• Don't translate it and leave it in as amituofo.  I didn't want to do that. If it was an English story about a nominally Catholic French fighter pilot, would they be saying mon Dieu? If I was reading that, I probably wouldn't like it, and a translated "My God" would seem preferable. Or a Muslim Egyptian fighter pilot saying Inshallah... that's a more difficult case, but it would still seem more natural to see it translated into English as "God willing".  It would really depend on context and the other choices the author was making.
  • Translate it differently. A longer version would be something like "Homage to Amitabha the Buddha of Boundless Compassion and Wisdom."  That sounds way too esoteric and remote for the context.  Achieving an absolute literal translation is not a realistic goal, especially since it's already from another language in the first place (Sanskrit).
  • Leave it as is, with the understanding that for a lot of people, Buddhist and non, it will read as kind of corny and hokey, like it should be "Praise Jesus" but with an awkward, possibly ignorant substitution.
I decided the last choice was the worst of all possible evils.  Also, fuck it, I'm a Buddhist. It's just that like most Buddhists, I'm not a particularly good Buddhist.  And I remembered the last time I was on an airplane ride with heavy turbulence I was saying the Japanese Buddhist equivalent of amituofo quite fervently.  But I understand other people might really hate the choice I made, and I'm not going to say your arguments (aesthetic, religious, cultural, or linguistic) are invalid.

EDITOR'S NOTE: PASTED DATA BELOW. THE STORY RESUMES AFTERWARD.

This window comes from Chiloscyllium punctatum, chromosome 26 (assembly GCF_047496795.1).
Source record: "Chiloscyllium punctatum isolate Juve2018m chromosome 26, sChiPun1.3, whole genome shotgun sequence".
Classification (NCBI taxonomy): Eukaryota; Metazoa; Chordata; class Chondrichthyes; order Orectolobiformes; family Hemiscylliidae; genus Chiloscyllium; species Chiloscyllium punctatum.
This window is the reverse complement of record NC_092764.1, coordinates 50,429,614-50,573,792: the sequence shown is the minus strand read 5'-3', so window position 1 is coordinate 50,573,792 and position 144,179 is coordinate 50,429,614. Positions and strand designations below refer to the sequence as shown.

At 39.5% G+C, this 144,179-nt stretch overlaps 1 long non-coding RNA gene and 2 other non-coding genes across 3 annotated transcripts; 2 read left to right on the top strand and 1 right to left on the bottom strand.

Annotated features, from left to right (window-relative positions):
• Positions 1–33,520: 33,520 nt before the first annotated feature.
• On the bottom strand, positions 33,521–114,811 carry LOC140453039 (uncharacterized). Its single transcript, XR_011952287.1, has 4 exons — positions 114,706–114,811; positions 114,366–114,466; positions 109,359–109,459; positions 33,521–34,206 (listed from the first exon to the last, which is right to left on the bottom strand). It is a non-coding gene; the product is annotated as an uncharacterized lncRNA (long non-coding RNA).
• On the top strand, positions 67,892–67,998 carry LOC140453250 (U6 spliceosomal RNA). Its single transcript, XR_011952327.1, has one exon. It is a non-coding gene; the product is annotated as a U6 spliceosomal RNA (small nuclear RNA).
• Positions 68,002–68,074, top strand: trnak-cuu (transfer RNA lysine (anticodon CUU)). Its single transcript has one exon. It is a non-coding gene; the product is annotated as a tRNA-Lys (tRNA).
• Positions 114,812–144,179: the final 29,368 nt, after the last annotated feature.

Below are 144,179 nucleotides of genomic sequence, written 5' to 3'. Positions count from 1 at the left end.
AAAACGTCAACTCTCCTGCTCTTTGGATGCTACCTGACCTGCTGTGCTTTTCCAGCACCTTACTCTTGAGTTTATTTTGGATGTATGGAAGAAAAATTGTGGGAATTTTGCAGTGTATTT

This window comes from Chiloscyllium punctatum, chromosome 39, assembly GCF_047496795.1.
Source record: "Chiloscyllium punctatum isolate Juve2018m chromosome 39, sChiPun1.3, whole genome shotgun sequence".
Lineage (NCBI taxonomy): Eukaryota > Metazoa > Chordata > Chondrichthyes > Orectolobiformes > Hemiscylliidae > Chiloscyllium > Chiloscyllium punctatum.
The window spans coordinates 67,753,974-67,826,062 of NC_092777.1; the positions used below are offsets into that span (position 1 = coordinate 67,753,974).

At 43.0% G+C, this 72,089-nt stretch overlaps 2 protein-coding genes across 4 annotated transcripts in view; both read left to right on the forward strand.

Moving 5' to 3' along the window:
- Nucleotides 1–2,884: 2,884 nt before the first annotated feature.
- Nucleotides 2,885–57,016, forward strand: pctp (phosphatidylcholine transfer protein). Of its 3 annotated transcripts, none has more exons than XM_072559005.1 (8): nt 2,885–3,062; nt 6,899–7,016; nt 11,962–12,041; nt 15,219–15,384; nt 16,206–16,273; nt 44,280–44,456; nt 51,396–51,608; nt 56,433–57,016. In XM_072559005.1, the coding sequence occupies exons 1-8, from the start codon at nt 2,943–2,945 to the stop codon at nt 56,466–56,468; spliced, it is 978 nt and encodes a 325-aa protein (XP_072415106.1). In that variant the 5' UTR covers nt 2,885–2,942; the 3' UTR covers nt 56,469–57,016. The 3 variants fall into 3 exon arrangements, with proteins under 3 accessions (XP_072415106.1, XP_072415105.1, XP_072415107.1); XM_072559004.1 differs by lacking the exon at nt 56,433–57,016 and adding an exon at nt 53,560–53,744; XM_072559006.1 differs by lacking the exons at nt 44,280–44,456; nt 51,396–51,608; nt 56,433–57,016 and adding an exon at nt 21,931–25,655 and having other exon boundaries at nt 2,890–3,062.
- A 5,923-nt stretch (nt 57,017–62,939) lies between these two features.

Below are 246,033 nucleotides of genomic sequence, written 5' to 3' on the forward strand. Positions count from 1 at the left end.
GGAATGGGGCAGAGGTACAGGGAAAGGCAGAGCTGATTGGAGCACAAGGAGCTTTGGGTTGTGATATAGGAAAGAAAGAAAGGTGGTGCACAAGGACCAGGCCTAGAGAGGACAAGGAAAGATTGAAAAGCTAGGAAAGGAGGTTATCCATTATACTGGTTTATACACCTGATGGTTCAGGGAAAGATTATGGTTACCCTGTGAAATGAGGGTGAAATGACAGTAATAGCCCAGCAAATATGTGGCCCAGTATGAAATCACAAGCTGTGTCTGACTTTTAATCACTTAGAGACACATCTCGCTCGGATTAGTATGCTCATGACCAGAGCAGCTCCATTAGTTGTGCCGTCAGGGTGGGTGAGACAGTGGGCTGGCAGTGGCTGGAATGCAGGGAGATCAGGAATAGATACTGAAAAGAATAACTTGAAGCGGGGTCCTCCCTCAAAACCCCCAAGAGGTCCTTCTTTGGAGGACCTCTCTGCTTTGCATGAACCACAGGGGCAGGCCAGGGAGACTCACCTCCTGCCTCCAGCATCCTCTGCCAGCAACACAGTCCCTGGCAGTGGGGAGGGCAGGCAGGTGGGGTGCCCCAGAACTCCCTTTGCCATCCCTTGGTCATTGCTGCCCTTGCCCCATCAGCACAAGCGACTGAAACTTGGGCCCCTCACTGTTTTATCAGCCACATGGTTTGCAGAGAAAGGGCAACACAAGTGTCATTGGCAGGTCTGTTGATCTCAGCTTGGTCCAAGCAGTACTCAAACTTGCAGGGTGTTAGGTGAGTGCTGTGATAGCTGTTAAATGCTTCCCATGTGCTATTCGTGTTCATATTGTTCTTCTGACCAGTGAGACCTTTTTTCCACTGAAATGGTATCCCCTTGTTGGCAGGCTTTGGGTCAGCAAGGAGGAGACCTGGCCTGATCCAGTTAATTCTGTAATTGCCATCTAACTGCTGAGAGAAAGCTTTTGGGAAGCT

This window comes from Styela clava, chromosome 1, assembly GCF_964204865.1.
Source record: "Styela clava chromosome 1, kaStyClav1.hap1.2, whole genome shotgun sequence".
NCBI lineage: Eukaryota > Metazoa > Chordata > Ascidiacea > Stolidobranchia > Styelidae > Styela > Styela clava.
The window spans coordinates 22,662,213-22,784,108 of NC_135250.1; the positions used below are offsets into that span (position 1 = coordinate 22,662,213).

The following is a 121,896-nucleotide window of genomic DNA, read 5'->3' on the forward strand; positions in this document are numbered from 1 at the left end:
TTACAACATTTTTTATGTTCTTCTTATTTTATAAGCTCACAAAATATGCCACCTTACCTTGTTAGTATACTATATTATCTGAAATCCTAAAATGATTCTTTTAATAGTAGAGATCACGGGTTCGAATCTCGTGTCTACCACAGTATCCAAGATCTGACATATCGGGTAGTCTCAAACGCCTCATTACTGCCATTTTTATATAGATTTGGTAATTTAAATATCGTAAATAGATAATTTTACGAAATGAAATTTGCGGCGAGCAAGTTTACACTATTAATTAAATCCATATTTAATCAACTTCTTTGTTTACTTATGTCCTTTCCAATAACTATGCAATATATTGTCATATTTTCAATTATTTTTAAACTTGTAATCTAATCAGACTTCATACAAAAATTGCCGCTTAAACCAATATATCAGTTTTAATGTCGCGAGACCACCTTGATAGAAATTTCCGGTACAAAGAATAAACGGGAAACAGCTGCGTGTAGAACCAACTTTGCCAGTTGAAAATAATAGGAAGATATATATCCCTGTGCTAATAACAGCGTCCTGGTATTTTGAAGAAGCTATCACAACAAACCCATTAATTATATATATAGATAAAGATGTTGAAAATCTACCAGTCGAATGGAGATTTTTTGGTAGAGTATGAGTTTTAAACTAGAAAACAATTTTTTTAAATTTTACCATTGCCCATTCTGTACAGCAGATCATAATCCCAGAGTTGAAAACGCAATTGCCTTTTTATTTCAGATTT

Praise Buddha! Or not. Anyway, moving on... in light of the blow-up surrounding the ridiculous Supernatural Haiti fic, whatever the dubious literary merits of my own "The Battle of Songhu", I hope I provided a not-too-horrible contrast when it comes to utilizing a setting of historical tragedy: one far removed in the past, but still a touchy subject to this day. I think any writer of any race/ethnicity and any talent level should not be afraid to attempt the same... if they just do research, keep an open mind, realize their limitations and creatively address those limitations.  Still, I cannot guarantee the level of ethical representation, just as I cannot guarantee quality. This was tough, but I still had a lot of fun writing it, and I hope I made a good showing for Torchwood/Doctor Who in the challenge.  Cheering: Doctor WHO-OO, HEY, Doctor WHO!